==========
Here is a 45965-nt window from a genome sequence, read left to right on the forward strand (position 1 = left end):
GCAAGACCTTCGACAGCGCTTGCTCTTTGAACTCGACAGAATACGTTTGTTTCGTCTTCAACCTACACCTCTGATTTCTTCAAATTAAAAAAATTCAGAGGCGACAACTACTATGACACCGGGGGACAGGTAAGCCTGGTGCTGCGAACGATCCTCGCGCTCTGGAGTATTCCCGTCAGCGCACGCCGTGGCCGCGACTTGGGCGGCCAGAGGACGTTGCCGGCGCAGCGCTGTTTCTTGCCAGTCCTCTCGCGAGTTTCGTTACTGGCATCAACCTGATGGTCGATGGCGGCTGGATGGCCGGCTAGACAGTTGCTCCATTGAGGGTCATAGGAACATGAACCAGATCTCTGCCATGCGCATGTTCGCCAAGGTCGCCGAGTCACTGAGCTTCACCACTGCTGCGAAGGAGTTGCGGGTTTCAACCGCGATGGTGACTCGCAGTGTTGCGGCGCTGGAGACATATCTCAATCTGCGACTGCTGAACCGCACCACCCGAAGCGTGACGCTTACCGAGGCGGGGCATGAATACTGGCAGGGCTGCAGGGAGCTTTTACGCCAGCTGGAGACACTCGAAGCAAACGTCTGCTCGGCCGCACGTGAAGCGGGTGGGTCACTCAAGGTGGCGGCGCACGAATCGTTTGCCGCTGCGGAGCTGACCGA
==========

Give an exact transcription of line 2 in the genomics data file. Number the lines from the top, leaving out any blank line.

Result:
GCAAGACCTTCGACAGCGCTTGCTCTTTGAACTCGACAGAATACGTTTGTTTCGTCTTCAACCTACACCTCTGATTTCTTCAAATTAAAAAAATTCAGAGGCGACAACTACTATGACACCGGGGGACAGGTAAGCCTGGTGCTGCGAACGATCCTCGCGCTCTGGAGTATTCCCGTCAGCGCACGCCGTGGCCGCGACTTGGGCGGCCAGAGGACGTTGCCGGCGCAGCGCTGTTTCTTGCCAGTCCTCTCGCGAGTTTCGTTACTGGCATCAACCTGATGGTCGATGGCGGCTGGATGGCCGGCTAGACAGTTGCTCCATTGAGGGTCATAGGAACATGAACCAGATCTCTGCCATGCGCATGTTCGCCAAGGTCGCCGAGTCACTGAGCTTCACCACTGCTGCGAAGGAGTTGCGGGTTTCAACCGCGATGGTGACTCGCAGTGTTGCGGCGCTGGAGACATATCTCAATCTGCGACTGCTGAACCGCACCACCCGAAGCGTGACGCTTACCGAGGCGGGGCATGAATACTGGCAGGGCTGCAGGGAGCTTTTACGCCAGCTGGAGACACTCGAAGCAAACGTCTGCTCGGCCGCACGTGAAGCGGGTGGGTCACTCAAGGTGGCGGCGCACGAATCGTTTGCCGCTGCGGAGCTGACCGA